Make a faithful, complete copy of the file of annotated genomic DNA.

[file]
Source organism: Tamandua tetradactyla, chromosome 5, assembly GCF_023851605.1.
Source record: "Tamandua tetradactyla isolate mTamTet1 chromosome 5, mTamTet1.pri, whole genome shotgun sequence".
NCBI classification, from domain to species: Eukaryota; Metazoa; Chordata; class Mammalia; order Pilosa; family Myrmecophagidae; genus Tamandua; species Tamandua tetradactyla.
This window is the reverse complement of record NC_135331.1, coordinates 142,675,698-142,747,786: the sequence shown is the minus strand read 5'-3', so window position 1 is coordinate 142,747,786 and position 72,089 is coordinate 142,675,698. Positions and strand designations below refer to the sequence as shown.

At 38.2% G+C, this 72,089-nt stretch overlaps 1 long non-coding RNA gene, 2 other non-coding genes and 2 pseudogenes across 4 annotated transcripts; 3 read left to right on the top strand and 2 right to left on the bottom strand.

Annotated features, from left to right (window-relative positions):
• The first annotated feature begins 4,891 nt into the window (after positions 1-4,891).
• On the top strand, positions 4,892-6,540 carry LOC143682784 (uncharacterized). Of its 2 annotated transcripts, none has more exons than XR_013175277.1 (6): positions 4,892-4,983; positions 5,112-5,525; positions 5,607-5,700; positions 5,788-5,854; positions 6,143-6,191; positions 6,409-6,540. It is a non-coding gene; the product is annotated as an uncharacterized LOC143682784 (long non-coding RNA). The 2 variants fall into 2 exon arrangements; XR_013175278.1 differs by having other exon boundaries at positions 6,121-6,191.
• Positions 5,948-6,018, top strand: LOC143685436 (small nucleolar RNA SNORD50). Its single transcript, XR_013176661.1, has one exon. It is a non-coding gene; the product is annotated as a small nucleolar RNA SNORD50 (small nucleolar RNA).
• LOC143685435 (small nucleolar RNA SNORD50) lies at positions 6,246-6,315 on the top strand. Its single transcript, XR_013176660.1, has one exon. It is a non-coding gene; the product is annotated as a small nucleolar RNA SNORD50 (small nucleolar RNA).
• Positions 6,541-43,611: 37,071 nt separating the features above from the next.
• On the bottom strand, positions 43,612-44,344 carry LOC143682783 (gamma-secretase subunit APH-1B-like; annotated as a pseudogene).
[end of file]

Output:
Source organism: Tamandua tetradactyla, chromosome 5, assembly GCF_023851605.1.
Source record: "Tamandua tetradactyla isolate mTamTet1 chromosome 5, mTamTet1.pri, whole genome shotgun sequence".
NCBI classification, from domain to species: Eukaryota; Metazoa; Chordata; class Mammalia; order Pilosa; family Myrmecophagidae; genus Tamandua; species Tamandua tetradactyla.
This window is the reverse complement of record NC_135331.1, coordinates 142,675,698-142,747,786: the sequence shown is the minus strand read 5'-3', so window position 1 is coordinate 142,747,786 and position 72,089 is coordinate 142,675,698. Positions and strand designations below refer to the sequence as shown.

At 38.2% G+C, this 72,089-nt stretch overlaps 1 long non-coding RNA gene, 2 other non-coding genes and 2 pseudogenes across 4 annotated transcripts; 3 read left to right on the top strand and 2 right to left on the bottom strand.

Annotated features, from left to right (window-relative positions):
• The first annotated feature begins 4,891 nt into the window (after positions 1-4,891).
• On the top strand, positions 4,892-6,540 carry LOC143682784 (uncharacterized). Of its 2 annotated transcripts, none has more exons than XR_013175277.1 (6): positions 4,892-4,983; positions 5,112-5,525; positions 5,607-5,700; positions 5,788-5,854; positions 6,143-6,191; positions 6,409-6,540. It is a non-coding gene; the product is annotated as an uncharacterized LOC143682784 (long non-coding RNA). The 2 variants fall into 2 exon arrangements; XR_013175278.1 differs by having other exon boundaries at positions 6,121-6,191.
• Positions 5,948-6,018, top strand: LOC143685436 (small nucleolar RNA SNORD50). Its single transcript, XR_013176661.1, has one exon. It is a non-coding gene; the product is annotated as a small nucleolar RNA SNORD50 (small nucleolar RNA).
• LOC143685435 (small nucleolar RNA SNORD50) lies at positions 6,246-6,315 on the top strand. Its single transcript, XR_013176660.1, has one exon. It is a non-coding gene; the product is annotated as a small nucleolar RNA SNORD50 (small nucleolar RNA).
• Positions 6,541-43,611: 37,071 nt separating the features above from the next.
• On the bottom strand, positions 43,612-44,344 carry LOC143682783 (gamma-secretase subunit APH-1B-like; annotated as a pseudogene).